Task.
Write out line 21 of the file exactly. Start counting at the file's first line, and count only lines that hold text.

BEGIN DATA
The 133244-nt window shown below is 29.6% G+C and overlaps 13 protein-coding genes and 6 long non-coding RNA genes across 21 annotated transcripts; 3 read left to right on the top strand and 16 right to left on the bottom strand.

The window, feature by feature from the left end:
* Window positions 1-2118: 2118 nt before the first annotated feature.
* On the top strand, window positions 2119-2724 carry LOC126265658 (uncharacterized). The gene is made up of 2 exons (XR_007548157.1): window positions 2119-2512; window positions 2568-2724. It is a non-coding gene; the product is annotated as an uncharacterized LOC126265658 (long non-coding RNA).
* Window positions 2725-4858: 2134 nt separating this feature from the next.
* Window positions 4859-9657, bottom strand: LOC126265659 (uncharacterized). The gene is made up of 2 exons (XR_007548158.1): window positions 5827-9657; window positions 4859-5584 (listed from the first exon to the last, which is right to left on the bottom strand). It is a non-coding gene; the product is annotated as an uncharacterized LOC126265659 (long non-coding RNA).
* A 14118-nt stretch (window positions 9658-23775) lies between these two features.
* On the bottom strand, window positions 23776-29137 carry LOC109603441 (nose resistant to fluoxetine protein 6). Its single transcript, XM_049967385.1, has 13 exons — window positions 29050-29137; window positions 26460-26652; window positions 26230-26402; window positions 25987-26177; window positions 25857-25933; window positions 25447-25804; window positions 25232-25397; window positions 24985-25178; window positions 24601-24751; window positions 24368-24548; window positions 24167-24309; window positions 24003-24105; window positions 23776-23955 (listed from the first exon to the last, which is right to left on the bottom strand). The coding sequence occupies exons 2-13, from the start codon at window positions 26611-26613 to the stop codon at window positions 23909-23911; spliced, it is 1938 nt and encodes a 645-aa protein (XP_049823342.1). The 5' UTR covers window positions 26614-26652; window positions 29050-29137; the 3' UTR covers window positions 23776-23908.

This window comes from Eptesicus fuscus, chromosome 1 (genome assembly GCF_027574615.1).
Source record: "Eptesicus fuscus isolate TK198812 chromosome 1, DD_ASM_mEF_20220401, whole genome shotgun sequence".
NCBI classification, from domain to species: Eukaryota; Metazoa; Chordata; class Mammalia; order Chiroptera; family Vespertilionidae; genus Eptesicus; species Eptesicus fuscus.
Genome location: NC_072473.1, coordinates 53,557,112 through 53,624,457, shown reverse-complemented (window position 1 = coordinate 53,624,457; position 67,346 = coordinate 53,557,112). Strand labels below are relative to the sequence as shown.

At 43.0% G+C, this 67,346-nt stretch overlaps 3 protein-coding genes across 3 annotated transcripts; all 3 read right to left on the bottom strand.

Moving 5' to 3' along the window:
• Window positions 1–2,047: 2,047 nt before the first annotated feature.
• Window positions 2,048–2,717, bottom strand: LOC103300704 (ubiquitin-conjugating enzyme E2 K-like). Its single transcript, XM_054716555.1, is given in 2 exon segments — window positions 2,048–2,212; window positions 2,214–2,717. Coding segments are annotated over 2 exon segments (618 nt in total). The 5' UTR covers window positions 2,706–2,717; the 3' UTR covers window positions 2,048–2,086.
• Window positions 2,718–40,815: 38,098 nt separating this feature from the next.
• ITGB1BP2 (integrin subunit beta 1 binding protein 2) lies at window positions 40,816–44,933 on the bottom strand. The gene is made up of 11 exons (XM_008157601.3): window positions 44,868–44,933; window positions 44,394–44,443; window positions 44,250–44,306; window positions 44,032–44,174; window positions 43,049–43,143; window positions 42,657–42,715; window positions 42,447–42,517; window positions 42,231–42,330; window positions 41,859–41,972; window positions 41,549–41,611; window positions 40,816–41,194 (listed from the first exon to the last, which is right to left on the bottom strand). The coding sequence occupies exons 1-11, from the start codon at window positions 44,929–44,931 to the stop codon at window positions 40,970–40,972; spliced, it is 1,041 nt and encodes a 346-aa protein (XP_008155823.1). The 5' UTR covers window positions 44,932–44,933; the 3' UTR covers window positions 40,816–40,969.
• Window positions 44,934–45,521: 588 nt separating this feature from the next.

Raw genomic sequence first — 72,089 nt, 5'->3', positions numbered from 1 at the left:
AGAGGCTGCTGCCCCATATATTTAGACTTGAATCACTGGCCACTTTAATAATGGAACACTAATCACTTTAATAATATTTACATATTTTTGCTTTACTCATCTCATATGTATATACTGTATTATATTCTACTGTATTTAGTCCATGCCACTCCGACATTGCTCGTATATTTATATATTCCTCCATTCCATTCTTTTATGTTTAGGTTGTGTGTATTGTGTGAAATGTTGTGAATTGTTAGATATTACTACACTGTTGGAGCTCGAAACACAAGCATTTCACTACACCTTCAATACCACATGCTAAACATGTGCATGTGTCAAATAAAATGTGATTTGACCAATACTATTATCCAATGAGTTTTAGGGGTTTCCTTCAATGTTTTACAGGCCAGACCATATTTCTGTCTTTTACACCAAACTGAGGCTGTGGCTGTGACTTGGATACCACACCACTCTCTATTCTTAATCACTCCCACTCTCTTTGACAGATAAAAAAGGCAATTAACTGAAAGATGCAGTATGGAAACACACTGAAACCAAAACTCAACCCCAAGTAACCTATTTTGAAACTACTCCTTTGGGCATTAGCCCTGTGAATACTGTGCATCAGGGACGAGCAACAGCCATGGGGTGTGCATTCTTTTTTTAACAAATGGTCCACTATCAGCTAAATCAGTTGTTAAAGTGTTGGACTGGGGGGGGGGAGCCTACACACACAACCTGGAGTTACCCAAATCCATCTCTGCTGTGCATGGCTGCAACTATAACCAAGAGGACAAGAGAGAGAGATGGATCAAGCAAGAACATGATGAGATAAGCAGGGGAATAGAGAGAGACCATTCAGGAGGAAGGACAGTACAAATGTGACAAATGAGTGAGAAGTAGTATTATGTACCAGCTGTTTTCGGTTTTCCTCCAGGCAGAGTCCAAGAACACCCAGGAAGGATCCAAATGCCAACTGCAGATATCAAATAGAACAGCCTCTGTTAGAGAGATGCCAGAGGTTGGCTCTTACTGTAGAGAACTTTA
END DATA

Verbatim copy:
AGAGGCTGCTGCCCCATATATTTAGACTTGAATCACTGGCCACTTTAATAATGGAACACTAATCACTTTAATAATATTTACATATTTTTGCTTTACTCATCTCATATGTATATACTGTATTATATTCTACTGTATTTAGTCCATGCCACTCCGACATTGCTCGTATATTTATATATTCCTCCATTCCATTCTTTTATGTTTAGGTTGTGTGTATTGTGTGAAATGTTGTGAATTGTTAGATATTACTACACTGTTGGAGCTCGAAACACAAGCATTTCACTACACCTTCAATACCACATGCTAAACATGTGCATGTGTCAAATAAAATGTGATTTGACCAATACTATTATCCAATGAGTTTTAGGGGTTTCCTTCAATGTTTTACAGGCCAGACCATATTTCTGTCTTTTACACCAAACTGAGGCTGTGGCTGTGACTTGGATACCACACCACTCTCTATTCTTAATCACTCCCACTCTCTTTGACAGATAAAAAAGGCAATTAACTGAAAGATGCAGTATGGAAACACACTGAAACCAAAACTCAACCCCAAGTAACCTATTTTGAAACTACTCCTTTGGGCATTAGCCCTGTGAATACTGTGCATCAGGGACGAGCAACAGCCATGGGGTGTGCATTCTTTTTTTAACAAATGGTCCACTATCAGCTAAATCAGTTGTTAAAGTGTTGGACTGGGGGGGGGGAGCCTACACACACAACCTGGAGTTACCCAAATCCATCTCTGCTGTGCATGGCTGCAACTATAACCAAGAGGACAAGAGAGAGAGATGGATCAAGCAAGAACATGATGAGATAAGCAGGGGAATAGAGAGAGACCATTCAGGAGGAAGGACAGTACAAATGTGACAAATGAGTGAGAAGTAGTATTATGTACCAGCTGTTTTCGGTTTTCCTCCAGGCAGAGTCCAAGAACACCCAGGAAGGATCCAAATGCCAACTGCAGATATCAAATAGAACAGCCTCTGTTAGAGAGATGCCAGAGGTTGGCTCTTACTGTAGAGAACTTTA